‘A Moment Of Transition’ – 5 Key Insights For Driving Purpose-Led Innovation In 2023

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“The old systems are being challenged. They’re being proven to not be worthy anymore. They’re not working….It’s overwhelming…It’s a moment of transition. And, when things start to break down, that’s when new things start emerging.” That’s the observation of Justin Winters, Executive Director and Cofounder of One Earth, and former Executive Director of Leonardo DiCaprio’s foundation. “I think in this moment of breakdown, we should not let go of the fact that that is the opportunity for new systems, new economic models, new governance models to emerge,” she added, and “there’s the potential of creating systems that are much more in alignment with supporting a healthy planet and healthy people.”

The old systems are being challenged by climate change, energy security, covid, Ukraine, challenges to democracy, water scarcity, food security, the demand for equitable opportunity and compensation, for more sustainably-produced products and more people-friendly work environments and policies. Legislative and regulatory frameworks like the SEC are adapting, too.

Welcome to the rise of the purpose-led economy, also known as the environment-social- governance – ESG – paradigm. It’s evident across the economy, promising to be more dominant in 2023, and to drive innovation.

What lessons can we glean from 2022 to innovate this purpose-led economy in 2023?

Here are five insights from 2022 courtesy of women leading the way going forward:

1. Have a vision for what you want anew: Natalie Jaresko, former finance minister of Ukraine who also led efforts to rebuild Puerto Rico after Hurricane Maria, said, “There are definitely lessons to be learned, so many, in fact. One of them is that you need a vision for what you want to rebuild. We need to have a vision for the Ukraine of the 21st century….What we have an opportunity to do is not to rebuild what was destroyed, but instead to renew and revitalize a country and make it the 21st century, use of green technologies, we can have green steel….where we are building healthy, nurturing communities …We don’t just rebuild the roads that they’ve bombed, we rebuild roads that have electric vehicle recharging stations throughout and bicycle lanes…We can rethink this using the best 21st century technologies to be greener, to be cleaner, to be more community oriented.”

2. Start from scratch: Ford Chief Marketing Officer Suzy Deering said that what enabled her to drive innovation that responded to the current customer at companies as different as Verizon, eBay and Ford was that she would “start from scratch” to get to know and serve customers with fresh eyes. “I started this meeting every Friday that was called Marketing Modernization…I had teams come in and they could make a choice as to what topics (we would talk about). I’d say, ‘What is it you feel that we’re not doing that we should be doing? Or what’s holding you back from making some of the changes we need to make?’ It’s my favorite meeting of the week….It’s not just my team, it’s multiple different people across the organization.”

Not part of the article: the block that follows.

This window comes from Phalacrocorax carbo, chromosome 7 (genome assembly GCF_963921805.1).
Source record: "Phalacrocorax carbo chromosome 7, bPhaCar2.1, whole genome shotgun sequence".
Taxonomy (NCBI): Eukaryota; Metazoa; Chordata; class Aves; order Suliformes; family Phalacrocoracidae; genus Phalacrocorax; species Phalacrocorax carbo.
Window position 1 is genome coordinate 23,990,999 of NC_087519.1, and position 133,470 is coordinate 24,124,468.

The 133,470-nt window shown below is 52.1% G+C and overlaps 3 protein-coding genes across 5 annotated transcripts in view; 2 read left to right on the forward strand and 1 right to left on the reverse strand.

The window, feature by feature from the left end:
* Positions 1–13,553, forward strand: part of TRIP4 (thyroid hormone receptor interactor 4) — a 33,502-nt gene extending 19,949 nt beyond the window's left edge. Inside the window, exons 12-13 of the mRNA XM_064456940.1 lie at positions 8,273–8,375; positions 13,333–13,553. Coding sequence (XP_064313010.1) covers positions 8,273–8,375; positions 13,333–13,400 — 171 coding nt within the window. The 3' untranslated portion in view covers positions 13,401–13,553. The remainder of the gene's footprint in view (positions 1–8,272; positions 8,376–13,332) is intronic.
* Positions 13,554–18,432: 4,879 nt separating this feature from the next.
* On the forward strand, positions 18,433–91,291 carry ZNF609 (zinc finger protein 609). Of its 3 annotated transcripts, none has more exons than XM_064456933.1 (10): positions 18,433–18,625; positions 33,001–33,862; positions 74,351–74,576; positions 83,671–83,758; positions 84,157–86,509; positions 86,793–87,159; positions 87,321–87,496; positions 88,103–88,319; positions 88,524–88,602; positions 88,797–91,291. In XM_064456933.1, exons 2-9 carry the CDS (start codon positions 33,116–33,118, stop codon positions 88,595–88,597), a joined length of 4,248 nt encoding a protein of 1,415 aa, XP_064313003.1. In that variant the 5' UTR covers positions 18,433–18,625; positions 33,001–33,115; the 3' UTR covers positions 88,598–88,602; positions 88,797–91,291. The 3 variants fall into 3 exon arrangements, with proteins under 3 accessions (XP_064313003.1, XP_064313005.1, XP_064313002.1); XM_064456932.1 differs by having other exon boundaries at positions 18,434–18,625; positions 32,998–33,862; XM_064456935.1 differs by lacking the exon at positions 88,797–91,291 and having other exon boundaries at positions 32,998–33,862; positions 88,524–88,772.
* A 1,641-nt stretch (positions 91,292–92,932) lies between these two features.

3. Challenge the status quo: “We just have to be able to challenge that status quo,” Sue Ozdemir said about how to drive innovation. When she was an executive at GE, she said some of her ideas were rejected as “tried before.” But, she said, “there’s so much new innovation in the market, maybe by piecing something together, the part that didn’t test the way you wanted it to 10 years ago might test differently today because we have a different type of semiconductor chip or because we have a different micro controller, a different battery chemistry.” Ozdemir said. She’s now CEO and Cofounder of Exro Technologies, which provides technologies for the electric vehicle industry.

4. Keep people and planet at the center: Growing the purpose-led economy is about putting people and planet at the center, according to Sandrine Dixson, Co-President of the prestigious Club of Rome. She calls it “transformational economics,” and calls for a revamping of metrics too, including the GDP. “So transformational economics is about shaping our future. It is about people shaping our future in sympathy and in alignment with the climate crisis we have to solve today. …We know we’re in a race against time for the planet, but we want to make sure that the trust is there, the cooperation is there, to build a future where people feel included.”

5. Reassess the talent you need: This new purpose-led, planet-protecting economy requires different skills being used in different ways. Telva McGruder, Chief Diversity, Equity & Inclusion Officer of General Motors said, “We are acquiring talent that has different capabilities at a much faster rate than we ever have….The types of skill sets we need are multi-variable now, like they never have been before…When we think about the talent that we need, what we really have to think about is what is it that we’re going to be doing three years from now, four years from now, and what type of talent should we bring in today that we’re confident can evolve with us that can grow with us and grow really quickly. So we’re not only looking for the skillset, but we’re looking for adaptability.”

This new purpose-led economy that is likely to drive 2023 also calls for more women in leadership, because women inherently make decisions based on values as well as financials and business strategies, and are natural innovators. Women have had to innovate, since they have not traditionally had access to the power, authority and budget to make things happen. That means, women had to find another way, which ultimately meant building influence and innovation muscles.

We’ll see what emerges.

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